This was the case for me: when I first learning photography, I was constantly thinking of the exposure triangle, light value, color harmony, and trying to keep the subject in focus. But I didn’t feel like myself in those images; they felt forced like they weren’t coming from my heart. Even though we are all born with it, I think often it can get lost under technique and mimicking others' work as we learn.
It was only after I had been photographing for several years that I began to realize there was this “thing” inside of me, an innate visual voice, if you will. It felt like a light bulb went off in my head when I realized that photography wasn’t just about taking pictures—it was about being in the moment and creating art. And I realized that if I could access it, my images would feel more personal and natural. I began to feel like I could capture that voice in my images, and once I did, my photography took on a life of its own.
All of a sudden, rather than being an act of will or technique, it became this beautiful experience where I felt like the camera was an extension of me. It took a lot of self-reflection and practice to figure out how my personal visual voice worked in conjunction with the photographic techniques and concepts I had learned over the years. Now when I photograph, or create digital art, it feels like second nature; I feel myself flowing through each moment with ease and grace.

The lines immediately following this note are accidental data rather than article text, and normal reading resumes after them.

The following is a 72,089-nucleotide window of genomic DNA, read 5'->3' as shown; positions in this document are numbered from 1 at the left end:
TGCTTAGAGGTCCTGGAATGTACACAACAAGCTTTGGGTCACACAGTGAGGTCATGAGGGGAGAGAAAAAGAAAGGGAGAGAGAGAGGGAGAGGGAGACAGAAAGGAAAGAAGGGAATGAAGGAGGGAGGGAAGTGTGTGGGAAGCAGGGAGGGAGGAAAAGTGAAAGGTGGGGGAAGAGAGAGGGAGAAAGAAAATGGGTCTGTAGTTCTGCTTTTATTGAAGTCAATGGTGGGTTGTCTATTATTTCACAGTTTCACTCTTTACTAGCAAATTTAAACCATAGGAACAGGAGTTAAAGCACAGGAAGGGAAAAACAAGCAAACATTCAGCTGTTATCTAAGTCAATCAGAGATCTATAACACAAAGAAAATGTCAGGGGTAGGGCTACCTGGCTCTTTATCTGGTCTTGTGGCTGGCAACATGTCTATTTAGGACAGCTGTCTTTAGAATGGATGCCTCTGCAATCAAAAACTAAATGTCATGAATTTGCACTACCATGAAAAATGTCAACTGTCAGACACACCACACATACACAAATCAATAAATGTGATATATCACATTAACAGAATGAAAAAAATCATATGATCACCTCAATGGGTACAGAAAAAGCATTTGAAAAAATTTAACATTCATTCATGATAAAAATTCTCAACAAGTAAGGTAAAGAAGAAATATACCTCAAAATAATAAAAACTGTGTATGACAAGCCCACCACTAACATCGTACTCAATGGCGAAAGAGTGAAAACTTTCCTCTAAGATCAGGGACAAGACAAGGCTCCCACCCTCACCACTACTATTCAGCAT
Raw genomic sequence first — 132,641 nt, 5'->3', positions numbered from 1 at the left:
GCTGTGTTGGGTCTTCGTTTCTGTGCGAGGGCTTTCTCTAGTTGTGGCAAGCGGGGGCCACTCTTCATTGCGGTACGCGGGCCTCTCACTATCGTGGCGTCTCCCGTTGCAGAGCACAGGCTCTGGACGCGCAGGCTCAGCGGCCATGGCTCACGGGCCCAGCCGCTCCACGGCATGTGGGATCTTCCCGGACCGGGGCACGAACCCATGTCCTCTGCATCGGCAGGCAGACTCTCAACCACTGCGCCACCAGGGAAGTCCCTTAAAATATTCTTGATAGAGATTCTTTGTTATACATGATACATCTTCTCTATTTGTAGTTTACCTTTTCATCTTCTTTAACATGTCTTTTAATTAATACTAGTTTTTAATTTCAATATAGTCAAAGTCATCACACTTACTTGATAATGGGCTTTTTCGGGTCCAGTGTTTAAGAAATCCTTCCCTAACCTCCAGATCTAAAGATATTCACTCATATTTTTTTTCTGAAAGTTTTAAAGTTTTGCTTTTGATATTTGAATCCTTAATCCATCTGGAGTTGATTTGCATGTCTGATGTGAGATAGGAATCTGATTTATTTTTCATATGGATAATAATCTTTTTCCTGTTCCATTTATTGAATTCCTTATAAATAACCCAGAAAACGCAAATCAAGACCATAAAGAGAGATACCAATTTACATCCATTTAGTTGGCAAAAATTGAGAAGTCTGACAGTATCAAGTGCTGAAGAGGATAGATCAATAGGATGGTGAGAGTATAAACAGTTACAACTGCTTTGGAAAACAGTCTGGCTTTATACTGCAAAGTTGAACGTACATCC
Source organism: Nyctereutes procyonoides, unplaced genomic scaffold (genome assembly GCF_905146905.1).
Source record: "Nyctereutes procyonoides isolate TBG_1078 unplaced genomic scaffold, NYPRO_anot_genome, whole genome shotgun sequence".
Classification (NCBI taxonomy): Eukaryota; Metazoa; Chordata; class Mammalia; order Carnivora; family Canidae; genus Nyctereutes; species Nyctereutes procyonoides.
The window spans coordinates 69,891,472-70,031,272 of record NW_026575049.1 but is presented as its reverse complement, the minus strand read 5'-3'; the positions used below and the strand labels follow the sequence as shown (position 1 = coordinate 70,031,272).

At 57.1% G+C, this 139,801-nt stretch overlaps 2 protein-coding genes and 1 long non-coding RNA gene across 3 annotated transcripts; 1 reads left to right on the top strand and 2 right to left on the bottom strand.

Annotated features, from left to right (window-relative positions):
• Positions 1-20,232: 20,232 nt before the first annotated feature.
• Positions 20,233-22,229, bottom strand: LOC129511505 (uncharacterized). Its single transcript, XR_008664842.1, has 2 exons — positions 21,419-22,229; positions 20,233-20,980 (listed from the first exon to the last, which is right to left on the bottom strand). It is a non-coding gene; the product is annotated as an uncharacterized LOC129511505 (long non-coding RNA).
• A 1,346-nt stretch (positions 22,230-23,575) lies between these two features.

Your Art is a Reflection of Your Soul
Each photographer has their own unique innate visual voice. It’s how you see, feel and translate the world around you into a photograph. It is the essence of who you are as a photographer and what makes your art unique and special. It is an accumulation of the past, your dreams, your upbringing, and even down to your DNA. This innate visual voice is what makes people connect with your work on a deeper level. It’s beyond technical aspects of photography like lighting, composition, etc.; it’s more about how you see and experience the world around you and how that translates into images.
I think discovering your own innate visual voice is the most important thing you can do as a photographer—because it will give you something unique to offer the world that no one else can replicate or replace. It is as unique as your fingerprint, the way your voice sounds, and how you walk. Once you express yourself from this place, you will have a universal connection with others. This connection is almost like a conversation; it has layers of meaning and feeling, but also it can be quite simple.